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In the standard model, there is no elementary spin 0 boson being electrically charged (but there are many charged spin 0 composite particles). However, in many extensions such as supersymmetry, there are such particles: the scalar partner of the electron, the selectron carries the same charge as the electron. The anti-selectron is the spin 0 partner of the ...


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The main force keeping the electrons around the nucleus is the electromagnetic one. Electrons do interact gravitationally and weakly but those are very much weaker forces. In principle if the masses were exactly inverted, it would just change the definition of positive and negative charge, which is arbitrary. Generally changes in mass affect the orbitals. ...


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Major differences no, because what really collides are constituents of the protons (called partons): the valence quarks, the quarks and anti-quark due to quantum fluctuation and the gluons. The same thing happen with neutron. However, since in proton $u$ quarks carry more momentum than $d$ quarks (because proton contains 2 $u$ valence-quarks and 1 $d$ ...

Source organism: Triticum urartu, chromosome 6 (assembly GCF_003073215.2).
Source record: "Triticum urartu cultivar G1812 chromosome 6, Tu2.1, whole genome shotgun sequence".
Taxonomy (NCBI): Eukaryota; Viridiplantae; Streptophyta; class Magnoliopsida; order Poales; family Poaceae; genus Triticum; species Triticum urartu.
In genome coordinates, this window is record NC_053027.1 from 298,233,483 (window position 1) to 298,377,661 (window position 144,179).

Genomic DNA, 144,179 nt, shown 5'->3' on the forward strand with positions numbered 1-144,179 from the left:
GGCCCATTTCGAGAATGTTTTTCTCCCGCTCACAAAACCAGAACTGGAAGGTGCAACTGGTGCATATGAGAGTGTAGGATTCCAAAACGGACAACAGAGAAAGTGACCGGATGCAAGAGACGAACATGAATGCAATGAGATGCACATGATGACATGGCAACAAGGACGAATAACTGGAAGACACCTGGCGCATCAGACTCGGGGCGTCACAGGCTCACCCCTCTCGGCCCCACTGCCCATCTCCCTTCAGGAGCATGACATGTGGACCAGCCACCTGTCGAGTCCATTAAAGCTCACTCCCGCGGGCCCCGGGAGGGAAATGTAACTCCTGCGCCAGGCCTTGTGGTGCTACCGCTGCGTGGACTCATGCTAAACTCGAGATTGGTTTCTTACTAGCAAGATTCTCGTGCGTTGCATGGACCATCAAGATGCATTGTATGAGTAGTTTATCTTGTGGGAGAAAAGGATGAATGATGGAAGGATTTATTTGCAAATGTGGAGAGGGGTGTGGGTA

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Short-short version: We can measure the mass of electrons. They have some. Surely that is enough. Details: To perform the measurement obtain a beam of electrons of known energy. You can know the energy either by knowing the accelerating potential or by measuring the energy with a velocity selector. Pass the beam through a region of known and constant ...


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It's risky to think about subatomic particles in a classical way, but maybe we can get something from it if we're careful. Electrons orbiting an atom in a state with well-defined angular momentum quantum number $\ell$ have wavefunctions described by the spherical harmonics. The $s$ shell, with $\ell=0$, has spherical symmetry; this state really is ...